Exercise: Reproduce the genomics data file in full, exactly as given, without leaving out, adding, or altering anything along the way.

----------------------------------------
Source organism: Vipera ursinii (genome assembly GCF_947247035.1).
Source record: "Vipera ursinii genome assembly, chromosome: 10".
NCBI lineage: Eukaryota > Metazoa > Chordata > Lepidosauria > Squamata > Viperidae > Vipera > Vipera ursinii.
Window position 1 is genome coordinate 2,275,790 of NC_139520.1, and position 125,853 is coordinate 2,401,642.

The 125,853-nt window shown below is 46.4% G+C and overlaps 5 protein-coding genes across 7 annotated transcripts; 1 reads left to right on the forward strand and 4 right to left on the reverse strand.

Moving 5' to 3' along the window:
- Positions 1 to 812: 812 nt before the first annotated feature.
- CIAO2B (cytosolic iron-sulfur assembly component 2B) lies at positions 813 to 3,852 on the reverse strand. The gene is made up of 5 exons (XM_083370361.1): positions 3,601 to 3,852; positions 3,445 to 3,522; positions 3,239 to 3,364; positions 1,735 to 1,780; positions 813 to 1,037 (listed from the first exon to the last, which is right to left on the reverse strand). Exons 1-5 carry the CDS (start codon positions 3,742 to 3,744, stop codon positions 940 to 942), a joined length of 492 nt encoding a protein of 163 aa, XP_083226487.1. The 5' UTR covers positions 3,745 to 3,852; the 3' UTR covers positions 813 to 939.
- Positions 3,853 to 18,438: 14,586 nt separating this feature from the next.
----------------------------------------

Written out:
Source organism: Vipera ursinii (genome assembly GCF_947247035.1).
Source record: "Vipera ursinii genome assembly, chromosome: 10".
NCBI lineage: Eukaryota > Metazoa > Chordata > Lepidosauria > Squamata > Viperidae > Vipera > Vipera ursinii.
Window position 1 is genome coordinate 2,275,790 of NC_139520.1, and position 125,853 is coordinate 2,401,642.

The 125,853-nt window shown below is 46.4% G+C and overlaps 5 protein-coding genes across 7 annotated transcripts; 1 reads left to right on the forward strand and 4 right to left on the reverse strand.

Moving 5' to 3' along the window:
- Positions 1 to 812: 812 nt before the first annotated feature.
- CIAO2B (cytosolic iron-sulfur assembly component 2B) lies at positions 813 to 3,852 on the reverse strand. The gene is made up of 5 exons (XM_083370361.1): positions 3,601 to 3,852; positions 3,445 to 3,522; positions 3,239 to 3,364; positions 1,735 to 1,780; positions 813 to 1,037 (listed from the first exon to the last, which is right to left on the reverse strand). Exons 1-5 carry the CDS (start codon positions 3,742 to 3,744, stop codon positions 940 to 942), a joined length of 492 nt encoding a protein of 163 aa, XP_083226487.1. The 5' UTR covers positions 3,745 to 3,852; the 3' UTR covers positions 813 to 939.
- Positions 3,853 to 18,438: 14,586 nt separating this feature from the next.